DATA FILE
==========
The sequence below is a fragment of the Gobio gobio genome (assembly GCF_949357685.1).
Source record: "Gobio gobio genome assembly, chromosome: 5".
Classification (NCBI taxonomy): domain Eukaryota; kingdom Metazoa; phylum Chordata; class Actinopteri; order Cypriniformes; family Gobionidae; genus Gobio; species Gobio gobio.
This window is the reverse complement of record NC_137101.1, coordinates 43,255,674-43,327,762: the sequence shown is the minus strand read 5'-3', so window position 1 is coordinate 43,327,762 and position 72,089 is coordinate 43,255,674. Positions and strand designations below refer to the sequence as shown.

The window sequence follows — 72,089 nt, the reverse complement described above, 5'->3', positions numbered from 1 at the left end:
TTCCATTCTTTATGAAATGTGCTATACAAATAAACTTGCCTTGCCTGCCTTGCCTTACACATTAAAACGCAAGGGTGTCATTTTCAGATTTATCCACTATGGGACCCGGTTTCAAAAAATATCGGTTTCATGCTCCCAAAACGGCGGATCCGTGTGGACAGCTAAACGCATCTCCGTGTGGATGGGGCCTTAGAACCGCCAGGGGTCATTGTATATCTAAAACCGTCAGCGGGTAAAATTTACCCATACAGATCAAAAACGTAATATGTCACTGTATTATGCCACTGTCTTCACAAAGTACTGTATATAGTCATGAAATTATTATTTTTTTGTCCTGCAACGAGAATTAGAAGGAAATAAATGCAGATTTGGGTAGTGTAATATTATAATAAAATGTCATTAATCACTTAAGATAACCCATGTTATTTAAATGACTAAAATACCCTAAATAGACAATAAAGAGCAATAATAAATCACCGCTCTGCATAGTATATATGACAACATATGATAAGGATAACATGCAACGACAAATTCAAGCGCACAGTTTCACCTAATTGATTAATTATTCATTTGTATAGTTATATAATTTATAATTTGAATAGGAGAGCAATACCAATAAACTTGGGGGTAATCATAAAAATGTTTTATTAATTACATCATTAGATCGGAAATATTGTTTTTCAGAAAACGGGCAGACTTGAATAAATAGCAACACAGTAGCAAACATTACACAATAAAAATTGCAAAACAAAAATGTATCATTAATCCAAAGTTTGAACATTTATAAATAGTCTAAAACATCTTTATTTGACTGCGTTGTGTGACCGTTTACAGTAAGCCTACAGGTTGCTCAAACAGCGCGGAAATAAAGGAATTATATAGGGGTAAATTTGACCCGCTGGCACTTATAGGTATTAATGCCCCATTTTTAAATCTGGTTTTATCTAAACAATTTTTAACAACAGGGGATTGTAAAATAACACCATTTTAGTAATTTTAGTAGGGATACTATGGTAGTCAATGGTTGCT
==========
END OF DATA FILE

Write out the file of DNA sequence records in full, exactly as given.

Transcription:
The sequence below is a fragment of the Gobio gobio genome (assembly GCF_949357685.1).
Source record: "Gobio gobio genome assembly, chromosome: 5".
Classification (NCBI taxonomy): domain Eukaryota; kingdom Metazoa; phylum Chordata; class Actinopteri; order Cypriniformes; family Gobionidae; genus Gobio; species Gobio gobio.
This window is the reverse complement of record NC_137101.1, coordinates 43,255,674-43,327,762: the sequence shown is the minus strand read 5'-3', so window position 1 is coordinate 43,327,762 and position 72,089 is coordinate 43,255,674. Positions and strand designations below refer to the sequence as shown.

The window sequence follows — 72,089 nt, the reverse complement described above, 5'->3', positions numbered from 1 at the left end:
TTCCATTCTTTATGAAATGTGCTATACAAATAAACTTGCCTTGCCTGCCTTGCCTTACACATTAAAACGCAAGGGTGTCATTTTCAGATTTATCCACTATGGGACCCGGTTTCAAAAAATATCGGTTTCATGCTCCCAAAACGGCGGATCCGTGTGGACAGCTAAACGCATCTCCGTGTGGATGGGGCCTTAGAACCGCCAGGGGTCATTGTATATCTAAAACCGTCAGCGGGTAAAATTTACCCATACAGATCAAAAACGTAATATGTCACTGTATTATGCCACTGTCTTCACAAAGTACTGTATATAGTCATGAAATTATTATTTTTTTGTCCTGCAACGAGAATTAGAAGGAAATAAATGCAGATTTGGGTAGTGTAATATTATAATAAAATGTCATTAATCACTTAAGATAACCCATGTTATTTAAATGACTAAAATACCCTAAATAGACAATAAAGAGCAATAATAAATCACCGCTCTGCATAGTATATATGACAACATATGATAAGGATAACATGCAACGACAAATTCAAGCGCACAGTTTCACCTAATTGATTAATTATTCATTTGTATAGTTATATAATTTATAATTTGAATAGGAGAGCAATACCAATAAACTTGGGGGTAATCATAAAAATGTTTTATTAATTACATCATTAGATCGGAAATATTGTTTTTCAGAAAACGGGCAGACTTGAATAAATAGCAACACAGTAGCAAACATTACACAATAAAAATTGCAAAACAAAAATGTATCATTAATCCAAAGTTTGAACATTTATAAATAGTCTAAAACATCTTTATTTGACTGCGTTGTGTGACCGTTTACAGTAAGCCTACAGGTTGCTCAAACAGCGCGGAAATAAAGGAATTATATAGGGGTAAATTTGACCCGCTGGCACTTATAGGTATTAATGCCCCATTTTTAAATCTGGTTTTATCTAAACAATTTTTAACAACAGGGGATTGTAAAATAACACCATTTTAGTAATTTTAGTAGGGATACTATGGTAGTCAATGGTTGCT